The introduction of POD for playing cards [and slowly other game components], is creating the same opportunities for game designers. Ten years from now, I predict you will see the same levels of service for game designers as there is today for authors. For right now, only the ground work is being laid - the pioneers are still working out the kinks.

SECOND: Uniformity of standards. This is as much a problem of the newness of the industry for the publishers as it is for the consumers. Submission formats are varied – it’s almost like watching the early days of the HD DVD wars. Blu Ray won in the end – does anybody even remember the competition? Formatting issues for deck submissions won’t be as drastic as that – we’ll see a number of different formats settle in just as we see a number of different formats have evolved for e-readers.

But until that day arrives it will be interesting to watch how things shake out.

One entry into the market is Shari Spiro’s AD MAGIC. A newcomer to POD micro-runs, Shari and her crew from New Jersey are NOT new to the card printing industry – they’ve been doing this for 20+ years. When I had my cards for EXPRESS LINE printed back in 2008, Shari was doing small runs – but from a different perspective. The small runs back then [and still available] are for special events like weddings, company promotions and such. Standard faire was primarily standard playing card decks with options for family pictures and such. AD MAGIC also was happy to do complete custom jobs with larger print runs, but the pricing was prohibitive for the game designer looking for prototypes or micro-runs. AD MAGIC no longer has this problem due to new presses and technology, but at the time my EXPRESS LINE game was a headache. A definitely non-standard 183 card deck and only 100 decks for the run. It cost me more than I wanted to pay, but that was how it needed to be. Unlike today, back then the pricing was reasonable given the competition – because the POD phenomenon hadn’t taken hold. I came back to her last year to get a quote on a KICKSTARTER project when she informed me she had jumped into the POD world, “and were there any small jobs I needed doing?” More on that later.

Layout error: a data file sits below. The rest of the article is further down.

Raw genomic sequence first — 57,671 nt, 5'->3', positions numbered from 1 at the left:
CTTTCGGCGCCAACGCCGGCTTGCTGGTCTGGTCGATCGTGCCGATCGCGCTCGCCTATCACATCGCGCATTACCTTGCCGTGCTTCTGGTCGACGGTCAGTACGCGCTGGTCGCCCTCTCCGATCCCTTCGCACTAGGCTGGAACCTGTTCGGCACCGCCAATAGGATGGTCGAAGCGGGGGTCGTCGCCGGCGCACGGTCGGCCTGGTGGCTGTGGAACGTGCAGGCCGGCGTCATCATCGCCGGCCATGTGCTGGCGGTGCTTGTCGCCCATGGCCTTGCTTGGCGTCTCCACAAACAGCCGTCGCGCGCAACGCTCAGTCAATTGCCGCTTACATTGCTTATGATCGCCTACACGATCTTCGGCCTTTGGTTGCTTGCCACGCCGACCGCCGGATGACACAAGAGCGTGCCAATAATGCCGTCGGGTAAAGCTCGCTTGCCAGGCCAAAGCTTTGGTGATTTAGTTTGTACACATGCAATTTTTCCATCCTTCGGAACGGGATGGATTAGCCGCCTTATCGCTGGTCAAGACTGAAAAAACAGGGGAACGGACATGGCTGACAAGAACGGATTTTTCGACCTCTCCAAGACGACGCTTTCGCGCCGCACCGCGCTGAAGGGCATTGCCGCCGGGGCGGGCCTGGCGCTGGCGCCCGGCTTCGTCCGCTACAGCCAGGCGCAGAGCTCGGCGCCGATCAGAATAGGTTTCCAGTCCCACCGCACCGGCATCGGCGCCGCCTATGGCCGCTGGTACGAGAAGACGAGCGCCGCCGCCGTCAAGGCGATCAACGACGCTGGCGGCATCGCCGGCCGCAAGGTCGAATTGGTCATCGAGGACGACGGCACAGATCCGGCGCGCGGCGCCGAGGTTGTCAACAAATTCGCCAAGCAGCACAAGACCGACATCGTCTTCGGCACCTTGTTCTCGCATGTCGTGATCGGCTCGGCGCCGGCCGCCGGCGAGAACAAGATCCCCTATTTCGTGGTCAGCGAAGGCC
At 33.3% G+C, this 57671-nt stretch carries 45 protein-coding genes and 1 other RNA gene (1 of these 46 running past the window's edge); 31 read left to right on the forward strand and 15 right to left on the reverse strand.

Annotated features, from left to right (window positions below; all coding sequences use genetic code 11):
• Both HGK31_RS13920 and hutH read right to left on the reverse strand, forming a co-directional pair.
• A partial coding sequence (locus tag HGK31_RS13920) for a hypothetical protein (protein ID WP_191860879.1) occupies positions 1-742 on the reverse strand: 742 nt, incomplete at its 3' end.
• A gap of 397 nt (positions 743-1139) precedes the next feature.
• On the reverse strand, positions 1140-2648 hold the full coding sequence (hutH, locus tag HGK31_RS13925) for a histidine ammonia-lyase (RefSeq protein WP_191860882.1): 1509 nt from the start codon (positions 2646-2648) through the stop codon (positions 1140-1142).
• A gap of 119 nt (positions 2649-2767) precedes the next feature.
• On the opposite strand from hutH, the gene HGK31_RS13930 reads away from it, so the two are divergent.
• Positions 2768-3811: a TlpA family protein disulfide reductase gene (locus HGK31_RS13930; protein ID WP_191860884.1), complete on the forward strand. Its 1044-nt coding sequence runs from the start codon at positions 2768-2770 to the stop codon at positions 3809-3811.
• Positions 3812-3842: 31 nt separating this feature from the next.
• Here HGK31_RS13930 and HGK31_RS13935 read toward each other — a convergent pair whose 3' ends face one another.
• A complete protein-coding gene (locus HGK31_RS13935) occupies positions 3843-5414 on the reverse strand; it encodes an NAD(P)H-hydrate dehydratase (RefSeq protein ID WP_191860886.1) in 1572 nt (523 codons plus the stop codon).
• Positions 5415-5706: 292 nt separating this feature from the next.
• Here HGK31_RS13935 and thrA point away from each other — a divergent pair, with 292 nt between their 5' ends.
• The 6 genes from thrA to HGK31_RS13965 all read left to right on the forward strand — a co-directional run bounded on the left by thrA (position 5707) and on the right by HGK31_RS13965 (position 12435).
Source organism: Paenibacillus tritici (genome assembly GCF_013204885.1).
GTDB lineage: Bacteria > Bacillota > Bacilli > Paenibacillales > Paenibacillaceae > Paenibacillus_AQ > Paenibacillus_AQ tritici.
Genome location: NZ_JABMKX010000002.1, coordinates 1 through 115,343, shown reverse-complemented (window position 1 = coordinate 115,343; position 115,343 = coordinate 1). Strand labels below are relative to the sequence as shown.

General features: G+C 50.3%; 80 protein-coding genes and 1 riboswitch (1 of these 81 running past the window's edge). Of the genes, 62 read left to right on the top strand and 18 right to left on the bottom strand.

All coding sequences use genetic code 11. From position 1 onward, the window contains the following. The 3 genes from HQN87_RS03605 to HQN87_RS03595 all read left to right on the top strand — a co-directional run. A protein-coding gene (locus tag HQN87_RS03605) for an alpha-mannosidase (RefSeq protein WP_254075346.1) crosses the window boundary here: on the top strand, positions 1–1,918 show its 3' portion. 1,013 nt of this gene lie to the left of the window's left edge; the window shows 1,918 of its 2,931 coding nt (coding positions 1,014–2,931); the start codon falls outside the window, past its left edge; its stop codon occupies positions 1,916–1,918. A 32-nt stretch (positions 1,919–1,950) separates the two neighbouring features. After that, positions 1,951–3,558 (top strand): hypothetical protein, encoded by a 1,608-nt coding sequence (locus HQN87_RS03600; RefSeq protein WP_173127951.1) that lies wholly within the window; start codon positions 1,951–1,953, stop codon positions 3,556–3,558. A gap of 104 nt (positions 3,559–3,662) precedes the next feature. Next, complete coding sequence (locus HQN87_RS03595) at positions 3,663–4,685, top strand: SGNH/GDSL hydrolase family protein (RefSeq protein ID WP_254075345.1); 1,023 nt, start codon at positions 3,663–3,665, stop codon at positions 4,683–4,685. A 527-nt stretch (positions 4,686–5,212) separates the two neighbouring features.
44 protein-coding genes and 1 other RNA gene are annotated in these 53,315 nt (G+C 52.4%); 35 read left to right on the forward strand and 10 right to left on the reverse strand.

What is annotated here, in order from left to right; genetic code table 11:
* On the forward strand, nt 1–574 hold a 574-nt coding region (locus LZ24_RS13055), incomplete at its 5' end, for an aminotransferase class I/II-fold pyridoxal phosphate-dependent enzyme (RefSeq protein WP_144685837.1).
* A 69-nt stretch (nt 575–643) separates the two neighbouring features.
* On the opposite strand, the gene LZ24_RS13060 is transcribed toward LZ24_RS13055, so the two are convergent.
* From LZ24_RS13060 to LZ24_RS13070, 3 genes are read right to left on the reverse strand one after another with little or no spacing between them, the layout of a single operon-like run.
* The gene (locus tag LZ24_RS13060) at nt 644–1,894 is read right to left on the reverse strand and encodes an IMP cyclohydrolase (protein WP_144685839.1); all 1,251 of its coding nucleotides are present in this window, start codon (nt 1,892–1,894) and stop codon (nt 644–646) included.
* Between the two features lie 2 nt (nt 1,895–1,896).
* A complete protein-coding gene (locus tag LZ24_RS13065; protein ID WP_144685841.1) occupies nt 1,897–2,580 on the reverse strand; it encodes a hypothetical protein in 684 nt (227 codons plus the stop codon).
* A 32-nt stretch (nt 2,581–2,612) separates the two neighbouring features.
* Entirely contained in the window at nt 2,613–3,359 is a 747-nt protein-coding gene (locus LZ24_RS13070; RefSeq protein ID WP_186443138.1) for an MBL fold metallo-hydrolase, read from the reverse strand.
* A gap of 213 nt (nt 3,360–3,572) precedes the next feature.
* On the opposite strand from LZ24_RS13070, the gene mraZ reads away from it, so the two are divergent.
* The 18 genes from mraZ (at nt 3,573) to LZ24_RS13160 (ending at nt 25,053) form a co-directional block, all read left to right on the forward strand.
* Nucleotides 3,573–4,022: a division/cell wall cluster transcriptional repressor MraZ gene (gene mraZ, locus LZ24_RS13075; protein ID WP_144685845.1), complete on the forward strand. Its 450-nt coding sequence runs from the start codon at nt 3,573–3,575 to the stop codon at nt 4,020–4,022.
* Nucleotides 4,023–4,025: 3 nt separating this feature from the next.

Why did I shell out back then, and why did I call her back for a quote recently? The customer service is above and beyond – anytime I call with a question somebody answers the phone. For EXPRESS LINE, Shari and her crew held my hand every step of the way and the end product was nothing short of gorgeous. I was able to submit my entire deck of 183 cards as individual files by sending them on a CD and their art department turned it into a work of art. It’s important to note, in addition to top flight service, AD MAGIC only prints on casino quality papers.

More established in the POD world, but approaching service from the opposite end of the spectrum, THE GAME CRAFTER is honest and up front about their customer service – there are no phones for you to call. They have numerous tutorials, and a vigorous forum/chat community that employees frequent, to compliment their Do It Yourself setup on their website. I fought with that website [reformatted/updated only this month] to try and access their services, but keep getting caught in a loop I couldn’t get out of – thank goodness for the support forum that helped me jump the larger hurdles. Also, if you post comments on places like the BOARD GAME DESIGNERS FORUM, someone from TGC [including the owner!] will come by and attempt to answer your questions. Their setup works for the vast majority of those who are not as computer challenged as I, which is evidenced by the plethora of games successfully printed by them. They do not offer casino quality cards, but they don’t charge casino quality prices either.

Truth in advertising, I recently lost touch with my previous POD printer and have gone over to THE GAME CRAFTER for my micro-run needs. But when I have a need for larger runs that need casino quality, I’ll be back to knocking on AD MAGIC’s door. Different companies for different needs.

One player that is regrouping in the emerging game design POD industry is GUILD OF BLADES. While they pioneered in the field, their templates were the hardest to work with. They ran into conflicts both with the bottom line and their retail side of the house which has been booming for them. GUILD OF BLADES has suspended their card printing temporarily and decided to go another route. They are in the middle of a 5 year effort of CREATING their own printing equipment to jump back in. Lessons learned for Ryan and his crew have given them confidence that within the next few years they will become the frontline resource for the armies of aspiring game designers clamoring for more options.